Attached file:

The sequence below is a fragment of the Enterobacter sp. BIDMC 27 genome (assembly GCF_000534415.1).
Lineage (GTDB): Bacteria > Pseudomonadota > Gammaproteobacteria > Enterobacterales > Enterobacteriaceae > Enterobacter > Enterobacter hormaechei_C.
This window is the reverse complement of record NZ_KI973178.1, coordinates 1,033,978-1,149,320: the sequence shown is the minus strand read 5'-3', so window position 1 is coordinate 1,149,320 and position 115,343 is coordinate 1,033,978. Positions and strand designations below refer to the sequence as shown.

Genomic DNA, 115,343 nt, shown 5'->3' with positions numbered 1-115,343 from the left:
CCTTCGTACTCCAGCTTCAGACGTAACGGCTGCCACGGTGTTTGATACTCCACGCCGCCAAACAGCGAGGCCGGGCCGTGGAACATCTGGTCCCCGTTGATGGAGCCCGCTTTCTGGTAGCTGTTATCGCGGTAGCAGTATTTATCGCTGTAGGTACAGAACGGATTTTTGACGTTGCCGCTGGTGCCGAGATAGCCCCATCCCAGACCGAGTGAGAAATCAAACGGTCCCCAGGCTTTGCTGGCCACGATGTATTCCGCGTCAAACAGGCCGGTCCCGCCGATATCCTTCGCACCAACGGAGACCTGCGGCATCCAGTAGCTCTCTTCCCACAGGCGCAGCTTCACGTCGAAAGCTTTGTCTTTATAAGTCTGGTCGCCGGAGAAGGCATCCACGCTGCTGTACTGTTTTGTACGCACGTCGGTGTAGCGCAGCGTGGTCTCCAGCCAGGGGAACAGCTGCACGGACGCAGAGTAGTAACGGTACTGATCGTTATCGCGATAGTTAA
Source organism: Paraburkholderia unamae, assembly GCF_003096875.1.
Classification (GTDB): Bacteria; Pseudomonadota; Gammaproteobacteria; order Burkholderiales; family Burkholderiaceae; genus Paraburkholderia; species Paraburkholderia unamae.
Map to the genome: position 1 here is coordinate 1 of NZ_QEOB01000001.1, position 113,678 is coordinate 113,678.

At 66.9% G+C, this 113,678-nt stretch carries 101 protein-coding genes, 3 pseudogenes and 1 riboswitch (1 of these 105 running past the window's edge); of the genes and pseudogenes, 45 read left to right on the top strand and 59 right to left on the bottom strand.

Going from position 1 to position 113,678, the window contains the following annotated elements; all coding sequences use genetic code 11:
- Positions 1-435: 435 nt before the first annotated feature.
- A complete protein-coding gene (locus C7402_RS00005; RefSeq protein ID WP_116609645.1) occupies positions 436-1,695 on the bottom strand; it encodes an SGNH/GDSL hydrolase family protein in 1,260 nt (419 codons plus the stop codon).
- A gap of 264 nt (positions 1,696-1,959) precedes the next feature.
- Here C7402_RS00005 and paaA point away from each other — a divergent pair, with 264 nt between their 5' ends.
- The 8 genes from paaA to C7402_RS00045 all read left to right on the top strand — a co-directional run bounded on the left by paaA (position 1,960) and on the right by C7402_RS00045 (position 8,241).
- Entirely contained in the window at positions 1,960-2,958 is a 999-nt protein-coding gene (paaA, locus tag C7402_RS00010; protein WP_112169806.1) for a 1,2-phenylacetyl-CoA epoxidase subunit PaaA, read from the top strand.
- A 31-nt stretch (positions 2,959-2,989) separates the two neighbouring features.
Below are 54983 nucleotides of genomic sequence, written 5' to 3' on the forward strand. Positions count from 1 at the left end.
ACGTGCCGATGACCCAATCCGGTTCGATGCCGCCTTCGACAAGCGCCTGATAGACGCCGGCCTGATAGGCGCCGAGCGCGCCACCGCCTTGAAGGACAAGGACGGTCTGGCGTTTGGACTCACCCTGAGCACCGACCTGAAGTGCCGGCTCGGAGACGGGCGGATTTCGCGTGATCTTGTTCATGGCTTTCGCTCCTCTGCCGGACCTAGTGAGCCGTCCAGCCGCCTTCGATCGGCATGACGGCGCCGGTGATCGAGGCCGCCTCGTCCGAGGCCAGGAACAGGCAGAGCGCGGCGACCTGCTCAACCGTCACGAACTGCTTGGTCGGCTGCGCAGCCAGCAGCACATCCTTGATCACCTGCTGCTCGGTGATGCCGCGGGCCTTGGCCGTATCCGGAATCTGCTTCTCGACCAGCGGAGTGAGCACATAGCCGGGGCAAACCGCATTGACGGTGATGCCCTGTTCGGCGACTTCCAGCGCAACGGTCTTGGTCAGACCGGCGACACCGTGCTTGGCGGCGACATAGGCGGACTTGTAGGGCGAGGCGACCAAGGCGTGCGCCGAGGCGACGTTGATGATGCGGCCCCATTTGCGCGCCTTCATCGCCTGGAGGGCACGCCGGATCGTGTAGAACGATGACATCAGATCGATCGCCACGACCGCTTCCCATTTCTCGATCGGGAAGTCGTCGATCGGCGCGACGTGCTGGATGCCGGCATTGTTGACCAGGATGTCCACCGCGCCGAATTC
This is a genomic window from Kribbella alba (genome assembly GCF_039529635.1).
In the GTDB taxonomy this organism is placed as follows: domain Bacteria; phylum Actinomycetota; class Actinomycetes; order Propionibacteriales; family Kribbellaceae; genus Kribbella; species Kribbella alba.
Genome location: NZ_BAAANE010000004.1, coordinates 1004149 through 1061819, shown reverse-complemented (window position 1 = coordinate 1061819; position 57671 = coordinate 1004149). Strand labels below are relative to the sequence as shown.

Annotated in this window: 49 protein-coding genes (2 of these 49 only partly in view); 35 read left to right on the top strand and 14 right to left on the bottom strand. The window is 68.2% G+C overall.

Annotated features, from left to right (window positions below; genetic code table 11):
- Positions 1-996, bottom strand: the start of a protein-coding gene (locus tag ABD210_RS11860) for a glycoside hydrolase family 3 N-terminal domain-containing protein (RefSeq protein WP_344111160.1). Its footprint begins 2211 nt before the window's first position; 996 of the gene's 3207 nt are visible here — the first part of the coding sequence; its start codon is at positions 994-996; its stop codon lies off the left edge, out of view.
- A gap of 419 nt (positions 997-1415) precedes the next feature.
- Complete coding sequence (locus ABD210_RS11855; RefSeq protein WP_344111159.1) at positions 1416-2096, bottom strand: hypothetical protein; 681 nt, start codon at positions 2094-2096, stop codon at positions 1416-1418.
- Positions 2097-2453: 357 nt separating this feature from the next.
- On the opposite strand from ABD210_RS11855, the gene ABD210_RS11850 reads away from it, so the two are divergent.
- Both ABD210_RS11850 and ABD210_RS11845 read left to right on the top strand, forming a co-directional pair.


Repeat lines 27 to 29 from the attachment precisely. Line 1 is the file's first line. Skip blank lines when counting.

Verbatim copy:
- Complete coding sequence (locus ABD210_RS11855; RefSeq protein WP_344111159.1) at positions 1416-2096, bottom strand: hypothetical protein; 681 nt, start codon at positions 2094-2096, stop codon at positions 1416-1418.
- Positions 2097-2453: 357 nt separating this feature from the next.
- On the opposite strand from ABD210_RS11855, the gene ABD210_RS11850 reads away from it, so the two are divergent.